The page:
TGA approves Celltrion’s Regkirona

By Megan Brodie 3 years ago | In Products
  • 3 years ago

6 December 2021

Celltrion’s REGKIRONA (regdanvimab) has been granted provisional approval as a treatment for COVID-19 – the fifth treatment to be approved for use in Australia.

The monoclonal antibody intravenous treatment was approved for mild-to-moderate COVID-19 in infected adults after the TGA took 65 working days to make a decision – the same length of time it took to approve GSK’s XEVUDY (sotrovimab) although longer than the five days it took to approve Australia’s first Covid treatment, Gilead’s VEKLURY (remdesivir) in July 2020.

The TGA has since also approved Roche’s ACTEMRA (tocilizumab) and RONAPREVE (casirivimab + imdevimab) while a further three treatments are under evaluation.

Regkirona has received market authorisation in Europe and been granted regulatory approval in the Republic of Korea and emergency use authorisations in Indonesia and Brazil.

Pfizer’s COMIRNATY Covid vaccine was approved for use in five to 11-year-olds over the weekend, with Health Minister Greg Hunt saying Moderna is not far behind as the TGA continues to evaluate its second mRNA vaccine for use in children.

ATAGI is now considering the rollout of Comirnaty, the Government having ordered sufficient supply for all Aussie children plus booster doses. The first shipment is due to arrive early January.

“The TGA is also currently evaluating an application from Moderna for its COVID-19 vaccine to be used in Australia for children aged 6 to 11 and the Government already has supply deals in place to make it available should it be approved by the TGA and recommended by ATAGI,” Hunt said on Sunday.

TGA boss John Skerritt said the regulator had “essentially finished our evaluation of Moderna”.

“We’ve gone back to the company and the usual process is we look at it, we go to our committee, they always, as committees of experts have and we want them to, they’ll always have some questions and comments.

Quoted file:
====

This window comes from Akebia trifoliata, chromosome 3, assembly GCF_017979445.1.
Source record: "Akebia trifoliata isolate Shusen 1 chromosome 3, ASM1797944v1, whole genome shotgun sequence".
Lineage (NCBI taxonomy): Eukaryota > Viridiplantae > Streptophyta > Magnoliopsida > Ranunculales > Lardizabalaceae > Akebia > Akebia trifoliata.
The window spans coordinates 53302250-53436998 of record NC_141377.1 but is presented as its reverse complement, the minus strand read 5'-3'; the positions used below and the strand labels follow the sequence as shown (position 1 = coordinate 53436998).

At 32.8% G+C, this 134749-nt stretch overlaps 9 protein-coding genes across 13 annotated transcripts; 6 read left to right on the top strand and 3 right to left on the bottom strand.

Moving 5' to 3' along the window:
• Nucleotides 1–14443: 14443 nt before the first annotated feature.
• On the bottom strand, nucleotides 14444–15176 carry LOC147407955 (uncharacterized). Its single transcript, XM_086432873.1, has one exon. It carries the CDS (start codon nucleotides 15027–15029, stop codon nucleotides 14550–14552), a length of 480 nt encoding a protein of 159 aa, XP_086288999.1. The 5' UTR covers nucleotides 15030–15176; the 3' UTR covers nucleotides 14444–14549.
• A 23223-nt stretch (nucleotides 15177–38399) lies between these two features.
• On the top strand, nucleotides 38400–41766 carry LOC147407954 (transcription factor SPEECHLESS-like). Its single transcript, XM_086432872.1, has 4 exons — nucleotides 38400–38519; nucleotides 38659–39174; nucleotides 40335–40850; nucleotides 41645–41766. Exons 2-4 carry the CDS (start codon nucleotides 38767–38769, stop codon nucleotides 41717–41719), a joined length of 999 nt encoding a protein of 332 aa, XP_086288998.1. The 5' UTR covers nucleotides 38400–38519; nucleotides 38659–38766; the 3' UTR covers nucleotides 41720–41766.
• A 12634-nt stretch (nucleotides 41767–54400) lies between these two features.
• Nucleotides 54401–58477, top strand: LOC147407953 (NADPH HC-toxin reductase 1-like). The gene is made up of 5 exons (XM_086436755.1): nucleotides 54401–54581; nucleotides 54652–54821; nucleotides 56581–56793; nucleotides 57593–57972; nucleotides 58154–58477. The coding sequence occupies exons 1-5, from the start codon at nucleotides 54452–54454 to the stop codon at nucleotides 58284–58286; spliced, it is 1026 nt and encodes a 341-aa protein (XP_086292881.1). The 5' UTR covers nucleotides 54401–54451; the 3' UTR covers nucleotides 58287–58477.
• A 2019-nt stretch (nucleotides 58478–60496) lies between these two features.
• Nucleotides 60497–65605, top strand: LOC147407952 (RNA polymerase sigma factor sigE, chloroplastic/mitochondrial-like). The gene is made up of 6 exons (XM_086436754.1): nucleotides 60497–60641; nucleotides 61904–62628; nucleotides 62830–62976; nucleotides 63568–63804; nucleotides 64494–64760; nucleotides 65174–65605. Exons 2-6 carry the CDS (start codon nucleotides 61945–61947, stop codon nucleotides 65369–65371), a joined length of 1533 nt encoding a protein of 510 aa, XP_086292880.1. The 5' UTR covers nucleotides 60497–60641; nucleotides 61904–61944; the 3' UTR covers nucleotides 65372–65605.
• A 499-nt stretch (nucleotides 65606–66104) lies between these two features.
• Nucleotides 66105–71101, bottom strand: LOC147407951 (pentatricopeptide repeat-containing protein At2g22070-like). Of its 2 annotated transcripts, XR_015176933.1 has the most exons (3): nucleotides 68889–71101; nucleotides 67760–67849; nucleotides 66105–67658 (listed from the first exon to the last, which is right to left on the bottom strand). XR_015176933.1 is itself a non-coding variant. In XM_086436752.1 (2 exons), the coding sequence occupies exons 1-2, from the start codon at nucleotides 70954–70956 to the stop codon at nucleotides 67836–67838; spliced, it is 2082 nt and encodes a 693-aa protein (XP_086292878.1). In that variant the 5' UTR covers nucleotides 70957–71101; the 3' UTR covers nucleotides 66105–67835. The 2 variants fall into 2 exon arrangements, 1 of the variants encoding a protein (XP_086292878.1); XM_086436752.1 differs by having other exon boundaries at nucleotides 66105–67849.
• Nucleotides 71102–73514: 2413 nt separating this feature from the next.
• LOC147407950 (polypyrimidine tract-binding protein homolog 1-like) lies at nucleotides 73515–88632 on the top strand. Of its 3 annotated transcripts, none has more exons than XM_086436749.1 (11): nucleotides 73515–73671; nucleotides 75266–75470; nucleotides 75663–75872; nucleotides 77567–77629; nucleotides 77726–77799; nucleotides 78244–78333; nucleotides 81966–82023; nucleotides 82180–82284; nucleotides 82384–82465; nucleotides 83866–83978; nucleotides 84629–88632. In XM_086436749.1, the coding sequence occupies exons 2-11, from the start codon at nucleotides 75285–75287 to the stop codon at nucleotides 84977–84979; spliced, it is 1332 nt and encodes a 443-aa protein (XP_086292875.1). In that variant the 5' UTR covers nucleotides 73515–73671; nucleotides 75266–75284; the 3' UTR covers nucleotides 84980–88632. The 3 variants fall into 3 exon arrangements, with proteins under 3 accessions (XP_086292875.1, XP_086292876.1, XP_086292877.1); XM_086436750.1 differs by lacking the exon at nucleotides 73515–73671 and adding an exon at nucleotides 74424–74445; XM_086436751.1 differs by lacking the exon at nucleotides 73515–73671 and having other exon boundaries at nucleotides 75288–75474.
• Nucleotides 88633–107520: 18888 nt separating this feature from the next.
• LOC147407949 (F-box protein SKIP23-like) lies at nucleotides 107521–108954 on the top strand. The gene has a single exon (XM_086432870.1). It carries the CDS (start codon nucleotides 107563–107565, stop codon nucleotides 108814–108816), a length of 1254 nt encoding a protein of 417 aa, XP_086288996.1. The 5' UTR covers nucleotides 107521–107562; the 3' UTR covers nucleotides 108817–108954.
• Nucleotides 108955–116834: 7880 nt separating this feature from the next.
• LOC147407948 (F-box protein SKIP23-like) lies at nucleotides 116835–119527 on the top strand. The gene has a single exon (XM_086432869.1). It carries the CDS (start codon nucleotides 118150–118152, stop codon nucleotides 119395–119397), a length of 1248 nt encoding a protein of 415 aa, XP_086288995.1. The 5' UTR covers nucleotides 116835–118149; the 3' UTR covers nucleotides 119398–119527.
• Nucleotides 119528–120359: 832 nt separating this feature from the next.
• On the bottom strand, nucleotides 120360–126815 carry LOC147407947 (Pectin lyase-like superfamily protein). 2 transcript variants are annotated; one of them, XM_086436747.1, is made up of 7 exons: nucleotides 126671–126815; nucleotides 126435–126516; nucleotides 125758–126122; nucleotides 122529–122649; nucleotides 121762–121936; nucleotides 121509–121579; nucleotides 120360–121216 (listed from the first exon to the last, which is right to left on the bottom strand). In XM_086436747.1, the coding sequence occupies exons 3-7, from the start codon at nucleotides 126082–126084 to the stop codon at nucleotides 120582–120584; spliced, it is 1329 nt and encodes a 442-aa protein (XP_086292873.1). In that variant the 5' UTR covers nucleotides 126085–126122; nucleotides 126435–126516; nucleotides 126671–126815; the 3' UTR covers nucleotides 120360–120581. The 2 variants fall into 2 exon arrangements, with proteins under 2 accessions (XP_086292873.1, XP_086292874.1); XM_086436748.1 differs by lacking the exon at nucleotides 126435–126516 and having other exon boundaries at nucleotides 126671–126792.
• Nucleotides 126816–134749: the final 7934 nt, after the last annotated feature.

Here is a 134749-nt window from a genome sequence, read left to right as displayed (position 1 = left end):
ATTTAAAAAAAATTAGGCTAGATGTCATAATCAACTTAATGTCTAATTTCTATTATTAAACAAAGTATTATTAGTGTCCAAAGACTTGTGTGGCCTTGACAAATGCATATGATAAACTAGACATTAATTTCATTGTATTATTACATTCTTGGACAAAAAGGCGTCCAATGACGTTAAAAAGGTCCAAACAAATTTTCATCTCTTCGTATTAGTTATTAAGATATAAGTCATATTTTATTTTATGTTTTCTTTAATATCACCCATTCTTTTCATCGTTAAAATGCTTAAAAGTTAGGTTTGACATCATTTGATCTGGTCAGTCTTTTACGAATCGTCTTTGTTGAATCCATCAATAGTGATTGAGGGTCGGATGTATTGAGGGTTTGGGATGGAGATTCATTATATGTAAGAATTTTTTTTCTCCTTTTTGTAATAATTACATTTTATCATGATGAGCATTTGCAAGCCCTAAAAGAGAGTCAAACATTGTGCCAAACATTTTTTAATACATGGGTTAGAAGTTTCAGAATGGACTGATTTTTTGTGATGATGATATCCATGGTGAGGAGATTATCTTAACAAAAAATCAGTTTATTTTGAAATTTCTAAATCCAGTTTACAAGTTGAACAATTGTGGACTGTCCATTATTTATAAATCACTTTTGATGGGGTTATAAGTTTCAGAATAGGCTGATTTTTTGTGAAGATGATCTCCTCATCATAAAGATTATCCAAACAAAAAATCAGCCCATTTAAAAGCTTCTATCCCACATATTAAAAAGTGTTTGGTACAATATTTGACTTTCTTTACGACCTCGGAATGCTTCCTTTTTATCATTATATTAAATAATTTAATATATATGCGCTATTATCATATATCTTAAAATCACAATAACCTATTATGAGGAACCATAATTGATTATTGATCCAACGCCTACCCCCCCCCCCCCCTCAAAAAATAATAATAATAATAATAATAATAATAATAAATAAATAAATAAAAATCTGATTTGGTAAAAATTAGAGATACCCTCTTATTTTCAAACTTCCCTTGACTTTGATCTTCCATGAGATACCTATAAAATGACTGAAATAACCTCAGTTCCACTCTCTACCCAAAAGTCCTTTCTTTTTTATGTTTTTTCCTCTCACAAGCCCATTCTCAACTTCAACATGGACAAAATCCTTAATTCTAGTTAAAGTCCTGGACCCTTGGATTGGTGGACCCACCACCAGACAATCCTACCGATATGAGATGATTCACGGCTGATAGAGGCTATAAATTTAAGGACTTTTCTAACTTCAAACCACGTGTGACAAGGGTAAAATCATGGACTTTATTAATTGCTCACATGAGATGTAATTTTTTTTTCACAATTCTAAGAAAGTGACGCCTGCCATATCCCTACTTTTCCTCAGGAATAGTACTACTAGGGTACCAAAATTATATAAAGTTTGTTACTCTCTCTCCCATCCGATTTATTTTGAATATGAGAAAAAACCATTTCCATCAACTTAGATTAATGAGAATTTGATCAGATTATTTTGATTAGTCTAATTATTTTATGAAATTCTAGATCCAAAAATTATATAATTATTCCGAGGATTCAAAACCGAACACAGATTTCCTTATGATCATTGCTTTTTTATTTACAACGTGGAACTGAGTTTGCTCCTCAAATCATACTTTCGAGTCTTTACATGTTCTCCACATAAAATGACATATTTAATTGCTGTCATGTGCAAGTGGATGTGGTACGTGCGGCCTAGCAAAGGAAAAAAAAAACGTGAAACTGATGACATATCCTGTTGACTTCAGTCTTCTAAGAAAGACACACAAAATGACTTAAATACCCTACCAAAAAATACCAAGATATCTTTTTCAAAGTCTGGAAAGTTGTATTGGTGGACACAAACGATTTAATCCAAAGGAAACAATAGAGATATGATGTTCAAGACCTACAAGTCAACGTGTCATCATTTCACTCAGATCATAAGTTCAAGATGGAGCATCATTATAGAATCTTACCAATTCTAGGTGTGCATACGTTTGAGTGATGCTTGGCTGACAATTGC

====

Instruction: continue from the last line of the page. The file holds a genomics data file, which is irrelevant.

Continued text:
“We’re hopeful that Moderna will come back to us in the coming days and a decision will be able to be made about the Moderna booster. But as I say, the ball is in Moderna’s court.”

Approximately 2.3 million children aged 5 to 11 in Australia will be eligible for the Pfizer Covid vaccine, which will be distributed through GPs, Aboriginal Health Services, community pharmacies and State and Territory clinics. Packaging will be differentiated by orange-capped vials instead of grey or purple capped vials.

“The next thing is, in terms of our vaccines, for example, if there were paediatric boosters required, because of the depth of contracts we have, we are in a position to meet all of the needs under all of the scenarios in Australia,” Hunt said.

“We have 51 million Novavax that are available, subject to approval, we have 60 million Pfizer that are available during the course of 2022 if, for example, there was a third dose for children, a fourth dose for everybody. We’ve prepared for those scenarios. We have another 15 million Moderna that are coming, and paediatric Moderna is also being considered.”

Aussie kids should all have the opportunity to receive a Covid vaccine in the lead up to, and in parallel with, school returning in 2022.

©MedNews 2021

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